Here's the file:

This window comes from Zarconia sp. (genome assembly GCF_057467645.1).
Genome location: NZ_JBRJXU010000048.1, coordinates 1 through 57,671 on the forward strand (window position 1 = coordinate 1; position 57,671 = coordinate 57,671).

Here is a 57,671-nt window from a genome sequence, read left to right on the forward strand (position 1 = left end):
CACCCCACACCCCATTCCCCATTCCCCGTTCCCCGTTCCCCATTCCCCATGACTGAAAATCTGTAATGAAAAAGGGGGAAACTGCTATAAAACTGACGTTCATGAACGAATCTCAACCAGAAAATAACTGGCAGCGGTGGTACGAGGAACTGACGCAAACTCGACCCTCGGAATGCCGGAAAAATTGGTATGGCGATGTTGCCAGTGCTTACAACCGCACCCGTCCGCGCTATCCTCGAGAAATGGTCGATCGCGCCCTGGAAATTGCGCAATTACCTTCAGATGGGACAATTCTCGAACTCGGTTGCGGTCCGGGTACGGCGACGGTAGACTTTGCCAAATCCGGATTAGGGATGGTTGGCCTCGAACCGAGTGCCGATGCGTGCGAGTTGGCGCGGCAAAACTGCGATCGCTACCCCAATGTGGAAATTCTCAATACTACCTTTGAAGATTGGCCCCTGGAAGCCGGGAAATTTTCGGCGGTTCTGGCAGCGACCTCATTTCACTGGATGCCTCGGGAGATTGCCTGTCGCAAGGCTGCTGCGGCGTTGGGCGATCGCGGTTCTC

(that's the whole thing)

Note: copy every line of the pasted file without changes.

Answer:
This window comes from Zarconia sp. (genome assembly GCF_057467645.1).
Genome location: NZ_JBRJXU010000048.1, coordinates 1 through 57,671 on the forward strand (window position 1 = coordinate 1; position 57,671 = coordinate 57,671).

Here is a 57,671-nt window from a genome sequence, read left to right on the forward strand (position 1 = left end):
CACCCCACACCCCATTCCCCATTCCCCGTTCCCCGTTCCCCATTCCCCATGACTGAAAATCTGTAATGAAAAAGGGGGAAACTGCTATAAAACTGACGTTCATGAACGAATCTCAACCAGAAAATAACTGGCAGCGGTGGTACGAGGAACTGACGCAAACTCGACCCTCGGAATGCCGGAAAAATTGGTATGGCGATGTTGCCAGTGCTTACAACCGCACCCGTCCGCGCTATCCTCGAGAAATGGTCGATCGCGCCCTGGAAATTGCGCAATTACCTTCAGATGGGACAATTCTCGAACTCGGTTGCGGTCCGGGTACGGCGACGGTAGACTTTGCCAAATCCGGATTAGGGATGGTTGGCCTCGAACCGAGTGCCGATGCGTGCGAGTTGGCGCGGCAAAACTGCGATCGCTACCCCAATGTGGAAATTCTCAATACTACCTTTGAAGATTGGCCCCTGGAAGCCGGGAAATTTTCGGCGGTTCTGGCAGCGACCTCATTTCACTGGATGCCTCGGGAGATTGCCTGTCGCAAGGCTGCTGCGGCGTTGGGCGATCGCGGTTCTC